Massachusetts Daily Collegian

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A free and responsible press serving the UMass community since 1890

Massachusetts Daily Collegian

A free and responsible press serving the UMass community since 1890

Massachusetts Daily Collegian

‘Blade Runner 2049’ has a lot of ideas that it fails to develop

(Warner Bros. Pictures/mctdirect)

The time has come for me to reveal one of my greatest cineaste confessions: I find the original “Blade Runner” to be boring as tar. And before you ask, yes, I have seen the director’s cut and the final cut (the “good” version, I’m told), and my impression was muted all the same. The aesthetic influence the movie has had on science fiction the last few decades is undeniable, yet when it comes to real emotional resonance, I find that “Blade Runner” leaves me cold.

Of course, this review is not of “Blade Runner.” It’s a review of its sequel released three whole decades later, “Blade Runner 2049” (cue the dad joke about how that’s A LOT of Blade Runner movies). Has this film warmed my feelings toward the “Blade Runner” mythos? Well, I’d say yes. While after eight viewings, I can safely and persuasively explain why the original “Blade Runner” is simply bad. The best word I have to summarize my feelings toward “Blade Runner 2049” is a definitive… “eh.”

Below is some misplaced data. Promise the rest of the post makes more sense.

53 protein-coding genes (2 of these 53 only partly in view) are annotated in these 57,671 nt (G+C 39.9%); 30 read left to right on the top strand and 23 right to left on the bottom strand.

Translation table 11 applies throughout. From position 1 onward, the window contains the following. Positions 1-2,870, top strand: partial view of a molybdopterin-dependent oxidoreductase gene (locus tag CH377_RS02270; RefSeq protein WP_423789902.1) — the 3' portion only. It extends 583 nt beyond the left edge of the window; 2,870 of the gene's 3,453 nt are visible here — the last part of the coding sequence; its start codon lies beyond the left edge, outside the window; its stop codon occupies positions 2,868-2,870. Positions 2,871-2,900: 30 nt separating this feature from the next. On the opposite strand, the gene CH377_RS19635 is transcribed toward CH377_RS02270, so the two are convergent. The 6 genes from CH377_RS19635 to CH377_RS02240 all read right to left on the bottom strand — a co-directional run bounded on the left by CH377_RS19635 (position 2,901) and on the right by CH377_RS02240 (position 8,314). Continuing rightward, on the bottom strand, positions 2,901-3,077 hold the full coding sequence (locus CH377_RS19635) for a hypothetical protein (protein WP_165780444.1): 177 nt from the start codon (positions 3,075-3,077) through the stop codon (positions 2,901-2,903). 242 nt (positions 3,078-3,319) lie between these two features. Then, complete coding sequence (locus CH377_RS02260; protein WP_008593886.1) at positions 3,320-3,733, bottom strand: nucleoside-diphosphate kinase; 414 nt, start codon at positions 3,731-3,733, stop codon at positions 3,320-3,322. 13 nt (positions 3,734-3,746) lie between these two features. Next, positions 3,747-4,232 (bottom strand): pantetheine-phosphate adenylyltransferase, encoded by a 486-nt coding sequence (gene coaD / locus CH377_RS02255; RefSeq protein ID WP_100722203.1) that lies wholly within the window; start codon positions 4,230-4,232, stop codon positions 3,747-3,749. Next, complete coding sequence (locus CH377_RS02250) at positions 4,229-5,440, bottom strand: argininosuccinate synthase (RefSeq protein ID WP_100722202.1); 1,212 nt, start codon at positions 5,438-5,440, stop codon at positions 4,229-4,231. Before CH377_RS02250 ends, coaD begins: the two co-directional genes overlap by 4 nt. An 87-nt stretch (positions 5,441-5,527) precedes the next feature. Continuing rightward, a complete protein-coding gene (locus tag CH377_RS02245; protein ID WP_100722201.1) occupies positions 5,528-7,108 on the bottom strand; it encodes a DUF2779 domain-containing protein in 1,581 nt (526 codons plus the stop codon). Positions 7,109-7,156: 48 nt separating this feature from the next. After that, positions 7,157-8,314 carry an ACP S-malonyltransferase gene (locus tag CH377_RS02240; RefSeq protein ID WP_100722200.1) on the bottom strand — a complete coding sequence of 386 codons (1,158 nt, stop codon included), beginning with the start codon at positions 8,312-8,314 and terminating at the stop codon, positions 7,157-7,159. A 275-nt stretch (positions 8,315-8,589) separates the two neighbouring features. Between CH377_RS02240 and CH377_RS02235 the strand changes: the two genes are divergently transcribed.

There’s a certain flavor of ambivalence one often gets while watching a just okay movie that is indescribably frustrating. It is the type of movie with arresting imagery, a distinct mood and memorable scenes, yet the core of the film is an inscrutable mess that never adds up to much of anything. Consider this review an unofficial sequel to my piece on “American Honey,” because much of feelings on “Blade Runner 2049” are the same. Both are tales of sound and fury, and I respect their craft, yet they signify nothing.

Set in an Asian-themed world without any Asians, the film focuses on a replicant detective (replicants are artificial intelligence units whose skin grafts make them visually indistinguishable from humans) named K (played by the ever stony-faced and dreamy Ryan Gosling). K essentially functions as a class traitor designed to hunt down his own kind and “retire them.”

During one of his assassination missions, K discovers the remains of a female replicant who had inexplicably given birth. K is tasked with destroying evidence of the child’s existence and to hunt down the famous Rick Deckard (Harrison Ford, the protagonist of the previous film). K’s angst over hunting down a human (yes, we have finally dispensed with that irrelevant, pointless debate over whether Deckard is a replicant) is compounded by the fact that business magnate Niander Wallace (Jared Leto at his Leto-est) wants to harvest the technology behind replicant reproduction to expand his empire.